Israeli authorities have warned that the high spirits of the Palestinians over statehood risk devolving into violence should progress toward political gains not bear fruit. While the discontent is similar to 2000 when the violent Second Intifada broke out, the social atmosphere has dramatically changed in the Palestinian street, which is enjoying greater prosperity and still licking mental wounds from the last Israeli crackdown.
"[The Israelis] are trying to scare everyone about this and they may even try to escalate matters, but as for the Palestinian people we are not looking forward to this. A chance for a Third Intifada is doubtful because the Palestinians are not looking for any escalation," Ibrahim Daqqaq, a Palestinian university student from east Jerusalem, told The Media Line.
U.S.-trained Palestinian security forces, in coordination with Israeli security forces, have also been deployed to prevent friction between Palestinian demonstrators and Israelis in the territories. Following the UN bid there were very few incidents of friction. However, extremists from each side staged highly visible attacks that left an Israeli father and son dead and a mosque and Muslim graveyard desecrated.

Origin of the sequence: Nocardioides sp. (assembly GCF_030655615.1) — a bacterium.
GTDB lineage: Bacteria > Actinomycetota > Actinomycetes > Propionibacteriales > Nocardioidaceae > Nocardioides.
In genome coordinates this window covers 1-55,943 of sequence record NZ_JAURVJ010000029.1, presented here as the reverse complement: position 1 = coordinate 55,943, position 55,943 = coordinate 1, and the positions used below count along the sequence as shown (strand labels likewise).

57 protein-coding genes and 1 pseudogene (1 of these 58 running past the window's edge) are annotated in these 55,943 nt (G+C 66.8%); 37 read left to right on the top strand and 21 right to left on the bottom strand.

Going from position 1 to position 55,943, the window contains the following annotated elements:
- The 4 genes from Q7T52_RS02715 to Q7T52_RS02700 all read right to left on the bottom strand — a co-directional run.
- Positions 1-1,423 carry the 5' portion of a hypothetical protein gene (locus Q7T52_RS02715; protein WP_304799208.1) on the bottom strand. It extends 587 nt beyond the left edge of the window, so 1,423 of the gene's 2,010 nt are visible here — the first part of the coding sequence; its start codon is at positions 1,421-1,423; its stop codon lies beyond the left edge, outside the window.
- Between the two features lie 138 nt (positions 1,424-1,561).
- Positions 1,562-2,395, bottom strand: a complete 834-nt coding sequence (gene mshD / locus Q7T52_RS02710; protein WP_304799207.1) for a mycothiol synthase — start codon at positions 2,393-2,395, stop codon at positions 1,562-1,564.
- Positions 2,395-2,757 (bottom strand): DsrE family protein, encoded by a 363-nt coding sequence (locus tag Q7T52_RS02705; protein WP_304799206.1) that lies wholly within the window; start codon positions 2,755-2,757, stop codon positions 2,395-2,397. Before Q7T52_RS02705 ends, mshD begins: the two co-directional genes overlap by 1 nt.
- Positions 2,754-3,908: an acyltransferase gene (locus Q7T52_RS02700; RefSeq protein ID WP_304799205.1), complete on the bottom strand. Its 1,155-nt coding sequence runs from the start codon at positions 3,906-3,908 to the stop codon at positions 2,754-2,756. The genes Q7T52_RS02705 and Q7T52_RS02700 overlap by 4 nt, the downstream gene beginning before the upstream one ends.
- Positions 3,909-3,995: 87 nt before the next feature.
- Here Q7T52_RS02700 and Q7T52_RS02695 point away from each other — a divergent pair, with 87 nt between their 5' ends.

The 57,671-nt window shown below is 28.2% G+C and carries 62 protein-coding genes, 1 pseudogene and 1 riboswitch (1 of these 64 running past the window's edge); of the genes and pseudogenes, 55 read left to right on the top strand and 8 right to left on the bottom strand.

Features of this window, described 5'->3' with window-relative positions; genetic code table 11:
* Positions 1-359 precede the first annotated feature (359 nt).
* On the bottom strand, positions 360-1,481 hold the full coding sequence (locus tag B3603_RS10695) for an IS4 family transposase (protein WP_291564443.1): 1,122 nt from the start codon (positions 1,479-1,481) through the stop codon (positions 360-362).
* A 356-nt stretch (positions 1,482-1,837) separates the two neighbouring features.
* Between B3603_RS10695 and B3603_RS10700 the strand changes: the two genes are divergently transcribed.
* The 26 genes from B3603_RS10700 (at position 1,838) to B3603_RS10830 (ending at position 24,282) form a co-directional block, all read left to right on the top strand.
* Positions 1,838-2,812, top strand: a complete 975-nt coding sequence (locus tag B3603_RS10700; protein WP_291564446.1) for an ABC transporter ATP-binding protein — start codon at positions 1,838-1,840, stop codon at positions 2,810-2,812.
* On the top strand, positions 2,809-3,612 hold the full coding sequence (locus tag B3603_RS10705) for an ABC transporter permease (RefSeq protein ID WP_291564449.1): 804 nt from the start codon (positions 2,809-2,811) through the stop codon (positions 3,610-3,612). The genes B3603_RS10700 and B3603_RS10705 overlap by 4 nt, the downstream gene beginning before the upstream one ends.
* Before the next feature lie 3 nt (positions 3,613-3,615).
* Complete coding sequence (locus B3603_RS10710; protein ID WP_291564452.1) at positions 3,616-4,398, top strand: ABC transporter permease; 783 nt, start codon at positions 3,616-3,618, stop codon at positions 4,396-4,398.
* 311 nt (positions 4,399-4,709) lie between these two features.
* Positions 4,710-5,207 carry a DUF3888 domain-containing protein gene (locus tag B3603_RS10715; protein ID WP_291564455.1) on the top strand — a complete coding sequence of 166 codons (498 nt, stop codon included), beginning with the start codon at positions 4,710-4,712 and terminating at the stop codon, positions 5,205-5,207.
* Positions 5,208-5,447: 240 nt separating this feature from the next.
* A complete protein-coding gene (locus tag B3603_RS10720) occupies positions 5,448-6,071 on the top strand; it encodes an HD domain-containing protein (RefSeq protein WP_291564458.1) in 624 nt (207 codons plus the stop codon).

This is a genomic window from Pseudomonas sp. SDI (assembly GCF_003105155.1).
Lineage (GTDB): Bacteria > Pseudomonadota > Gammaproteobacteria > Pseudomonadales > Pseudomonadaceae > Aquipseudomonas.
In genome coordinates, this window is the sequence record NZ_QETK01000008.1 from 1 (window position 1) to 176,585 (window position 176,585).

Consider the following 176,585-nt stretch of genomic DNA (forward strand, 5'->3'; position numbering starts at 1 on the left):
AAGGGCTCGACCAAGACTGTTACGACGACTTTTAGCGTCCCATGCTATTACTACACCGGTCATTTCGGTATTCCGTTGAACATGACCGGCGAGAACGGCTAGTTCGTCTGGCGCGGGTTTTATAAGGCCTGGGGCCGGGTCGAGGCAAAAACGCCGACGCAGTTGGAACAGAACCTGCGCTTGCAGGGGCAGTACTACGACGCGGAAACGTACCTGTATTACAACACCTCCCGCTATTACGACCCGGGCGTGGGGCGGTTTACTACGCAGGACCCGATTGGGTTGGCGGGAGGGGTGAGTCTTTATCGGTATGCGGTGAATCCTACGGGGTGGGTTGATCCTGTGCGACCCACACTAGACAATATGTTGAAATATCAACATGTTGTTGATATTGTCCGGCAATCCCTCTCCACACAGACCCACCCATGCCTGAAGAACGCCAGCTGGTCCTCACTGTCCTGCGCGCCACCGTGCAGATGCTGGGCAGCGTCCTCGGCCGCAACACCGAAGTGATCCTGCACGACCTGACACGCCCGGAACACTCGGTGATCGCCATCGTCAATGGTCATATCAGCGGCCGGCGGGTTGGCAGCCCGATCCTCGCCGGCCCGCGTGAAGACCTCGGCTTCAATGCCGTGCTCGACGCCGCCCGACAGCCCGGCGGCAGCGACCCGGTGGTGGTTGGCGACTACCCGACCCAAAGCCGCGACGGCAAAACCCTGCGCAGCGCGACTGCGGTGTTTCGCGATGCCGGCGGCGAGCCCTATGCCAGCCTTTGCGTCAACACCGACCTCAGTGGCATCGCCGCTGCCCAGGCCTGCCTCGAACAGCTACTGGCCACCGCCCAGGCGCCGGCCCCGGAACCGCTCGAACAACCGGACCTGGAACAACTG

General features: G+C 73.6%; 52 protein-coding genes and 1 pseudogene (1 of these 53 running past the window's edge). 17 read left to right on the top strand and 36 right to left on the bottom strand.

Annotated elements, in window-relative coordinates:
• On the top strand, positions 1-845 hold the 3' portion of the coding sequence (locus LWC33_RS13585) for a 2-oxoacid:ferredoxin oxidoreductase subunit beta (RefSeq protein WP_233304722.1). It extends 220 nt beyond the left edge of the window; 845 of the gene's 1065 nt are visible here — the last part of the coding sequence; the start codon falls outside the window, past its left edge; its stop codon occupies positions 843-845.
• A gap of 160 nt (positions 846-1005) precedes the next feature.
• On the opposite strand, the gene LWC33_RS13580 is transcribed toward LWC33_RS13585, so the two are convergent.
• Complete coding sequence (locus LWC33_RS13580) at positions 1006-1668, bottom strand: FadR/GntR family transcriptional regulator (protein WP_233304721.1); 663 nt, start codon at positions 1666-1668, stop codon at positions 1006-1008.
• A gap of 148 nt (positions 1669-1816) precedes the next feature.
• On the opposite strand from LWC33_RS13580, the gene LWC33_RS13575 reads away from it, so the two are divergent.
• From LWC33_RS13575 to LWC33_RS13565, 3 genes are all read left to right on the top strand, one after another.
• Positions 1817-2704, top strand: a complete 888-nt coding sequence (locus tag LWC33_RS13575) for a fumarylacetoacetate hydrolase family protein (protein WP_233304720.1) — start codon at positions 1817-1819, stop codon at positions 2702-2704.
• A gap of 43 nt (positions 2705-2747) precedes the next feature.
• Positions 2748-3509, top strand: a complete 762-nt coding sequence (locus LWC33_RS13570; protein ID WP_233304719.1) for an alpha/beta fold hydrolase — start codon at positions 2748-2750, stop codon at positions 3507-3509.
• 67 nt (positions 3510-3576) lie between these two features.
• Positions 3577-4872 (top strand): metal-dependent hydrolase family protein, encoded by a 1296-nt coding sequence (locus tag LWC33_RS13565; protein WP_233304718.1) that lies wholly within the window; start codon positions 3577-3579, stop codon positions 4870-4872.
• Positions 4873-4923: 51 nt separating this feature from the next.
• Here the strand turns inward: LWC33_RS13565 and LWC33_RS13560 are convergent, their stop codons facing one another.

Thrall of the Crisis Group said he recognized a capacity for popular revolt, but not for now.
"I don't think it is going to happen now. If anything, this UN bid has given the leadership some more time. In the immediate future everyone is waiting to see what happens at the Security Council and then after that they are likely going to be waiting to see whether there is going to be more movement in terms of internationalization of the conflict. So I think at a minimum the leadership has bought itself in the West Bank a few more months," Thrall said.
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World - Even Non-Violent Palestinian Intifada Seems Unlikely Now | Global Viewpoint